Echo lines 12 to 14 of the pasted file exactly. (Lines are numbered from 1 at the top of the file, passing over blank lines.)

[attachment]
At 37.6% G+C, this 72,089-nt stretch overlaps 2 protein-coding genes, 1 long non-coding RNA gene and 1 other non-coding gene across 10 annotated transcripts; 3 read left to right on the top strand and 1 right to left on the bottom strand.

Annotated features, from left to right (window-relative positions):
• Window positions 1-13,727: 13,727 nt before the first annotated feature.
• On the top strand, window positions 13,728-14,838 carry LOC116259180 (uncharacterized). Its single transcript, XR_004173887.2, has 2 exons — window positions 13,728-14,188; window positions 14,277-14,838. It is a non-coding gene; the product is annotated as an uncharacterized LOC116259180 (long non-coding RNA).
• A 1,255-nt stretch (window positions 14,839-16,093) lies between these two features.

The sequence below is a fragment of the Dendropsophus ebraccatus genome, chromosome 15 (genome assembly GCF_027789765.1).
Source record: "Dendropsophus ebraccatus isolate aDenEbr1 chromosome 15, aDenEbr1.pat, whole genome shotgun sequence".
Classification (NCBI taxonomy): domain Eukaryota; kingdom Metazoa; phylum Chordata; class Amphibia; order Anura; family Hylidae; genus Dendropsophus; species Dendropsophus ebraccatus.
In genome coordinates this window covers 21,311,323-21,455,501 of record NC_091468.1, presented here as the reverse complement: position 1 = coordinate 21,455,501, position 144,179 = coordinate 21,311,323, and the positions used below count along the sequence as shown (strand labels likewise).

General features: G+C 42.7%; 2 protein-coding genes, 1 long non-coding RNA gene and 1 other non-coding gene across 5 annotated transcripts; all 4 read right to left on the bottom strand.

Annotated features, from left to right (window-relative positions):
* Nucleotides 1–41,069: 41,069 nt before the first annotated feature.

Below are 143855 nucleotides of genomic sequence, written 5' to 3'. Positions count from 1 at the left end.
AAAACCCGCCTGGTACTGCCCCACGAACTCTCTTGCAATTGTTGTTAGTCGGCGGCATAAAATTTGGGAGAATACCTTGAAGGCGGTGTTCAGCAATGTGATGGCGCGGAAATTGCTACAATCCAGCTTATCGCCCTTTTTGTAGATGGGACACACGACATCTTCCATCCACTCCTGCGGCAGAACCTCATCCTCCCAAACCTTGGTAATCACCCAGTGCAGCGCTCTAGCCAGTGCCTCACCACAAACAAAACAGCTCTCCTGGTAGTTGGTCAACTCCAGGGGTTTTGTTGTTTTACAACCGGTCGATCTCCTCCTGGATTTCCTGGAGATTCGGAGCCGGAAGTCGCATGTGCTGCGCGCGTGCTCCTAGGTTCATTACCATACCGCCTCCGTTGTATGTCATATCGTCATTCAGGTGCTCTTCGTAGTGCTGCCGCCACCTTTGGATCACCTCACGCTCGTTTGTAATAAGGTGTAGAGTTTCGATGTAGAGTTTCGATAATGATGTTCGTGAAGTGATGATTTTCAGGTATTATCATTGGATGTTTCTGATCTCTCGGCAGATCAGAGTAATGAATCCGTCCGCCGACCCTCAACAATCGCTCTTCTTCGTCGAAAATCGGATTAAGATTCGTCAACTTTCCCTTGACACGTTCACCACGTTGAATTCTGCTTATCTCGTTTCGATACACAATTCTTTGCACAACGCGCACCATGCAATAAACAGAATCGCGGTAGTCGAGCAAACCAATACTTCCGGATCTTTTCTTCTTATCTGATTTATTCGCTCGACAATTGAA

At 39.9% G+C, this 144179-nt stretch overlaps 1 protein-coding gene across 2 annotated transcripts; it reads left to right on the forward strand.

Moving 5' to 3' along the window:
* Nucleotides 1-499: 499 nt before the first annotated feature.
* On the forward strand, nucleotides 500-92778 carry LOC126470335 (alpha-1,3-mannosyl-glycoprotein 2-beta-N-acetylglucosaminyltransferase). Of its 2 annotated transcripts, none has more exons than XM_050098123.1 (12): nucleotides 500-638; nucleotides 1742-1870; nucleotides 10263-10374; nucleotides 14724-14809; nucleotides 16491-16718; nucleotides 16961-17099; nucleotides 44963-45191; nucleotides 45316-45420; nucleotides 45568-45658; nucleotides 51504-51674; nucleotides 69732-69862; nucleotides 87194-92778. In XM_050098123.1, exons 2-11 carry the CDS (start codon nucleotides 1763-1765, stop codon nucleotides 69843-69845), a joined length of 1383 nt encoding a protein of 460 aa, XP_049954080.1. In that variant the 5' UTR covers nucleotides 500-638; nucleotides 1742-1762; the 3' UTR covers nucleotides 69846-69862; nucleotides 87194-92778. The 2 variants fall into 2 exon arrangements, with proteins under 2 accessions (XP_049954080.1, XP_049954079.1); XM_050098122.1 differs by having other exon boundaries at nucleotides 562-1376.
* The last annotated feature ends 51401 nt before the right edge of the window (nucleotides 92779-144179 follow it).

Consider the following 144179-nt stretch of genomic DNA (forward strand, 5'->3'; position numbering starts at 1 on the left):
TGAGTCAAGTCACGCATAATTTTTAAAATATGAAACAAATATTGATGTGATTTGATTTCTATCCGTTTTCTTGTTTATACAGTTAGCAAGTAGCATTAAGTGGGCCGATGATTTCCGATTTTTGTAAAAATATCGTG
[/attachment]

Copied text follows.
* Nucleotides 1–41,069: 41,069 nt before the first annotated feature.

Below are 143855 nucleotides of genomic sequence, written 5' to 3'. Positions count from 1 at the left end.
AAAACCCGCCTGGTACTGCCCCACGAACTCTCTTGCAATTGTTGTTAGTCGGCGGCATAAAATTTGGGAGAATACCTTGAAGGCGGTGTTCAGCAATGTGATGGCGCGGAAATTGCTACAATCCAGCTTATCGCCCTTTTTGTAGATGGGACACACGACATCTTCCATCCACTCCTGCGGCAGAACCTCATCCTCCCAAACCTTGGTAATCACCCAGTGCAGCGCTCTAGCCAGTGCCTCACCACAAACAAAACAGCTCTCCTGGTAGTTGGTCAACTCCAGGGGTTTTGTTGTTTTACAACCGGTCGATCTCCTCCTGGATTTCCTGGAGATTCGGAGCCGGAAGTCGCATGTGCTGCGCGCGTGCTCCTAGGTTCATTACCATACCGCCTCCGTTGTATGTCATATCGTCATTCAGGTGCTCTTCGTAGTGCTGCCGCCACCTTTGGATCACCTCACGCTCGTTTGTAATAAGGTGTAGAGTTTCGATGTAGAGTTTCGATAATGATGTTCGTGAAGTGATGATTTTCAGGTATTATCATTGGATGTTTCTGATCTCTCGGCAGATCAGAGTAATGAATCCGTCCGCCGACCCTCAACAATCGCTCTTCTTCGTCGAAAATCGGATTAAGATTCGTCAACTTTCCCTTGACACGTTCACCACGTTGAATTCTGCTTATCTCGTTTCGATACACAATTCTTTGCACAACGCGCACCATGCAATAAACAGAATCGCGGTAGTCGAGCAAACCAATACTTCCGGATCTTTTCTTCTTATCTGATTTATTCGCTCGACAATTGAA